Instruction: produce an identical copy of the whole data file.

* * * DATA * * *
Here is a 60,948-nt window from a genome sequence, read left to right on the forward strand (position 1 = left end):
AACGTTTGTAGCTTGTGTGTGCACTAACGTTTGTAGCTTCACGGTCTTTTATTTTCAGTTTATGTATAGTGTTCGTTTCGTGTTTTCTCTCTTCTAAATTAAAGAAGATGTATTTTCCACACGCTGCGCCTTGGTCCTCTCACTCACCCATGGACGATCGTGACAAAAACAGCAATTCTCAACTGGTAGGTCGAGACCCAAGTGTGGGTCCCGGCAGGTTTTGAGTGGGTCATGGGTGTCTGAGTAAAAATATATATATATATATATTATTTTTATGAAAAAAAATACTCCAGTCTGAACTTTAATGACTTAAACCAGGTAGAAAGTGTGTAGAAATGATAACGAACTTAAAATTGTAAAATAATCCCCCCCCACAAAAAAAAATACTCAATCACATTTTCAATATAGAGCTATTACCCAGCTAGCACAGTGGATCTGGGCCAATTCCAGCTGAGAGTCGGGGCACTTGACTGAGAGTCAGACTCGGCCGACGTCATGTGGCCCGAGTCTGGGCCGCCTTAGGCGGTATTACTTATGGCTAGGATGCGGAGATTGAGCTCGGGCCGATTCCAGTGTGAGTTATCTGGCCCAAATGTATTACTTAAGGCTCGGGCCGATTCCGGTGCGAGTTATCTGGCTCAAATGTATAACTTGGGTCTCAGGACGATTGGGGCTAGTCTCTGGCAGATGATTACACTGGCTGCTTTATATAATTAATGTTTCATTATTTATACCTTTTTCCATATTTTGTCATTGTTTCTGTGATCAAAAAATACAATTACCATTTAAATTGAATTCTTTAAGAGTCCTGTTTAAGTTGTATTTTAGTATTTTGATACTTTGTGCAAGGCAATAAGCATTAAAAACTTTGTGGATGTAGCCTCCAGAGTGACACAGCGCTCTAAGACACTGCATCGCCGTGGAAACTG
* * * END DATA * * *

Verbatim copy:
Here is a 60,948-nt window from a genome sequence, read left to right on the forward strand (position 1 = left end):
AACGTTTGTAGCTTGTGTGTGCACTAACGTTTGTAGCTTCACGGTCTTTTATTTTCAGTTTATGTATAGTGTTCGTTTCGTGTTTTCTCTCTTCTAAATTAAAGAAGATGTATTTTCCACACGCTGCGCCTTGGTCCTCTCACTCACCCATGGACGATCGTGACAAAAACAGCAATTCTCAACTGGTAGGTCGAGACCCAAGTGTGGGTCCCGGCAGGTTTTGAGTGGGTCATGGGTGTCTGAGTAAAAATATATATATATATATATTATTTTTATGAAAAAAAATACTCCAGTCTGAACTTTAATGACTTAAACCAGGTAGAAAGTGTGTAGAAATGATAACGAACTTAAAATTGTAAAATAATCCCCCCCCACAAAAAAAAATACTCAATCACATTTTCAATATAGAGCTATTACCCAGCTAGCACAGTGGATCTGGGCCAATTCCAGCTGAGAGTCGGGGCACTTGACTGAGAGTCAGACTCGGCCGACGTCATGTGGCCCGAGTCTGGGCCGCCTTAGGCGGTATTACTTATGGCTAGGATGCGGAGATTGAGCTCGGGCCGATTCCAGTGTGAGTTATCTGGCCCAAATGTATTACTTAAGGCTCGGGCCGATTCCGGTGCGAGTTATCTGGCTCAAATGTATAACTTGGGTCTCAGGACGATTGGGGCTAGTCTCTGGCAGATGATTACACTGGCTGCTTTATATAATTAATGTTTCATTATTTATACCTTTTTCCATATTTTGTCATTGTTTCTGTGATCAAAAAATACAATTACCATTTAAATTGAATTCTTTAAGAGTCCTGTTTAAGTTGTATTTTAGTATTTTGATACTTTGTGCAAGGCAATAAGCATTAAAAACTTTGTGGATGTAGCCTCCAGAGTGACACAGCGCTCTAAGACACTGCATCGCCGTGGAAACTG